Joe (Joseph Smith) became very much excited in the course of his speech, and appeared wrathy at his own followers, because of their not entering into his schemes with sufficient zeal. In giving vent to his feelings he used the following language: ‘If you (the people of Nauvoo) will not stick by me, and WADE TO YOUR KNEES IN BLOOD FOR MY SAKE, you may go to Hell and be Damned, and I will go and build another City!!!’
Hyrum directed his fire against the PRESS; and in relation to the editor of this paper, he made use of the following language: ‘We had better send a message to long-nosed Sharp, that if he does not look out he might be visited with a PINCH OF SNUFF, that will make him SNEEZE.’ At this burst of oratory, the council were convulsed with laughter. Hyrum continued, “In relation to our Press, he said, “If any person would go to Warsaw boldly, in daylight, and BREAK THE PRESS of the SIGNAL OFFICE, with a sledge hammer, he would BEAR HIM OUT, if it cost him his farm. He could only be taken with a warrant at any rate, and WHAT GOOD WILL THAT DO!”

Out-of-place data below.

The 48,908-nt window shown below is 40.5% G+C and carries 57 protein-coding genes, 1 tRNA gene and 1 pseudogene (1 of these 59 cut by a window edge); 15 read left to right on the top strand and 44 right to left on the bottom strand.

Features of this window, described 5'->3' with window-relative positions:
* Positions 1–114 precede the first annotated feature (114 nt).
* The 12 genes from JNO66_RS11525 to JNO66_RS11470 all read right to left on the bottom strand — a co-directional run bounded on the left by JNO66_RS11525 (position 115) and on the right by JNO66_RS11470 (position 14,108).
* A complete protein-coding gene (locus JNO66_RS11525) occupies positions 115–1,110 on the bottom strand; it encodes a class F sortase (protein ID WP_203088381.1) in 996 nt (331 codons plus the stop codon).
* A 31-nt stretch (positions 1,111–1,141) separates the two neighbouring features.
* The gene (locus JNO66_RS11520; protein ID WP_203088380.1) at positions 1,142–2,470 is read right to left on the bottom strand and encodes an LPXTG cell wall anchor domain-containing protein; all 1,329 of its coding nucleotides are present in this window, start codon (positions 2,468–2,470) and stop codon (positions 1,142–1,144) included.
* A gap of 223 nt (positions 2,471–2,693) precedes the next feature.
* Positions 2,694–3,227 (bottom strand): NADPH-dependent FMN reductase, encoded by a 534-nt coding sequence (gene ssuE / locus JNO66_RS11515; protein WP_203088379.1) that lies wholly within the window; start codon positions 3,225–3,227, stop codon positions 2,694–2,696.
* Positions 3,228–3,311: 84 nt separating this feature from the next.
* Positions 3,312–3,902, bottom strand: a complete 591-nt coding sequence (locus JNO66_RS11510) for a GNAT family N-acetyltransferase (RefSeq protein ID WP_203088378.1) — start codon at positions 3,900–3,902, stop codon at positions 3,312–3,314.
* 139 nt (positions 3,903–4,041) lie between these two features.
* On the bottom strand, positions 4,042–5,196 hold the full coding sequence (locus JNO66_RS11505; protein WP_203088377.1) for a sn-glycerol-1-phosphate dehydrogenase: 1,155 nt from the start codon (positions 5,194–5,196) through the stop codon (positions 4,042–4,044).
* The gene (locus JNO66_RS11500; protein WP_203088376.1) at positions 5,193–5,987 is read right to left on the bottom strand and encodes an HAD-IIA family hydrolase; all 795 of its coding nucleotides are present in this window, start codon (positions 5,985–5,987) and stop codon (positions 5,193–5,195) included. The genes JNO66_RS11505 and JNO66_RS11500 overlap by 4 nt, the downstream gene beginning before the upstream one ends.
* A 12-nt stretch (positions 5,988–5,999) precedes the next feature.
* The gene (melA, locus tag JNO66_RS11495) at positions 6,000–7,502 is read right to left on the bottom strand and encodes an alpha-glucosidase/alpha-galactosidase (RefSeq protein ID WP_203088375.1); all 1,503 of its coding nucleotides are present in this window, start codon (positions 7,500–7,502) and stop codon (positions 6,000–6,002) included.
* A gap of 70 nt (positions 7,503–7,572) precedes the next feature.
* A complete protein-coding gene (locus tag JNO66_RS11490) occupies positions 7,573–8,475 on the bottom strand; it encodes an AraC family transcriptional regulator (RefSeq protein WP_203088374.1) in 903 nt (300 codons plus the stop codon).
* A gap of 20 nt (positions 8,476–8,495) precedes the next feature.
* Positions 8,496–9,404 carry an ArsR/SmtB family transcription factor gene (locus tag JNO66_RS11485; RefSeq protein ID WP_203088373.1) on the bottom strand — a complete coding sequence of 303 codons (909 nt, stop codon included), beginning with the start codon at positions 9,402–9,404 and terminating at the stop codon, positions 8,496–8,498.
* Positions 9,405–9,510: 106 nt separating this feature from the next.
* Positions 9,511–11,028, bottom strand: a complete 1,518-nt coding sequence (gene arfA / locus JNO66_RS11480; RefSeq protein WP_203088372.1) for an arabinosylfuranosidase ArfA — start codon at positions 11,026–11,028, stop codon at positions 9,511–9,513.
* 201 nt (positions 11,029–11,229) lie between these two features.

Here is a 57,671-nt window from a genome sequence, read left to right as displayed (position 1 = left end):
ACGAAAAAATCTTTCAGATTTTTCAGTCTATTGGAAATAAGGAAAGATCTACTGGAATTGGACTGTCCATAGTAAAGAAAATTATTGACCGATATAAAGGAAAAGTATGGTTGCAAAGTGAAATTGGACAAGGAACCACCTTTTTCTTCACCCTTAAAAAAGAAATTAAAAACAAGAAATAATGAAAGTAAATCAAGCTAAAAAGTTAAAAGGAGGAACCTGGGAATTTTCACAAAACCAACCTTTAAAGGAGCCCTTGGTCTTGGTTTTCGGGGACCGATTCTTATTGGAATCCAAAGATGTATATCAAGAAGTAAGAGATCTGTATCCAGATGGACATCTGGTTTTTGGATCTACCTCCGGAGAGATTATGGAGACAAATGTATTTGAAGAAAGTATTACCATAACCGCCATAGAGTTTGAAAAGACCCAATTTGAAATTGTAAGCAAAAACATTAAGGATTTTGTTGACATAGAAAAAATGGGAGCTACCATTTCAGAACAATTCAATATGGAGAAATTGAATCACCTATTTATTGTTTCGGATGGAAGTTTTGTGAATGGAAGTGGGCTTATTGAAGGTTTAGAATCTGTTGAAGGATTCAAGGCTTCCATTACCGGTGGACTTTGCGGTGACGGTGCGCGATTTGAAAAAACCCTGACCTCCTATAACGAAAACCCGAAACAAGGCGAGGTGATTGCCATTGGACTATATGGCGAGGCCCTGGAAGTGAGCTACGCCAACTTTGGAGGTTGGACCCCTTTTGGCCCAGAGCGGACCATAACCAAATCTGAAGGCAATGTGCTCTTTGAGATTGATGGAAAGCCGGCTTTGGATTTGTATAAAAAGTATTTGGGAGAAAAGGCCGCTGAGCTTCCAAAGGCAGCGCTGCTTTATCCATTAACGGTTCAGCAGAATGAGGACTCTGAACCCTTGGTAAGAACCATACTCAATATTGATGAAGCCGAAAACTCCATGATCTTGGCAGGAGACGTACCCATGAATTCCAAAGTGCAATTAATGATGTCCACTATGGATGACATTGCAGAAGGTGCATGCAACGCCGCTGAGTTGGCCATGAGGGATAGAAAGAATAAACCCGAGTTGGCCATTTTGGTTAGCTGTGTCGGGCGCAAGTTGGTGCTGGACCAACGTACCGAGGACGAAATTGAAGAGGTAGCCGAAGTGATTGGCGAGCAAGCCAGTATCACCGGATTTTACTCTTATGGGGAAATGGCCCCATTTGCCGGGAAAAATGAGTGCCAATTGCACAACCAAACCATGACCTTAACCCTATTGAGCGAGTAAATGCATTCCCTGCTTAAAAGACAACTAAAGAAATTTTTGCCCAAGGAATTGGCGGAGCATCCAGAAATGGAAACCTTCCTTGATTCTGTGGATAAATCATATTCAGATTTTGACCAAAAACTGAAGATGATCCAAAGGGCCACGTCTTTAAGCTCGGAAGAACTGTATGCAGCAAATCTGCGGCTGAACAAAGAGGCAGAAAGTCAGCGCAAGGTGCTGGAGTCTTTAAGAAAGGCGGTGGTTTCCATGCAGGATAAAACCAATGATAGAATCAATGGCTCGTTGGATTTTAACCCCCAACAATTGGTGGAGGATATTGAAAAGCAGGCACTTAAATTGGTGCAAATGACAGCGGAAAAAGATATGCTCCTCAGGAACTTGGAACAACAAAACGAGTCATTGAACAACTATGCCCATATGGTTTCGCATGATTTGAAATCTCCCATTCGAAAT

After quoting these things the newspaper continued…
“These extracts, will show, the Rulers of Nauvoo have doffed their saintly robes, and have come out in their true characters of HELLISH FIENDS. Yes! Hyrum & Joe are as truly Devils, as though they had served an apprenticeship of half of eternity in the Infernal Pit. And now Hyrum, in relation to your threats, we wish no better sport than you should send your minions here to destroy our press. Let them come!! We are ANXIOUS!!! As regards your threats to our person, we scorn them. We DEFY YOU, AND YOUR hosts! Recollect that OUR DEATH will be AVENGED!!! You, Devil as you are, cannot intimidate us. We will write and publish WHAT WE PLEASE, AND AS WE PLEASE!!!”
Joseph Smith then had the city council pass an ordinance to the effect that if any lawmen entered the city to arrest Smith in connection with the Missouri governor’s shooting, that these lawmen should be incarcerated in the city jail for life! When these new ordinances were publicized in the Nauvoo Neighbor, even those sympathetic to the Mormons began to realize that Joseph Smith held the law of the land in utter contempt.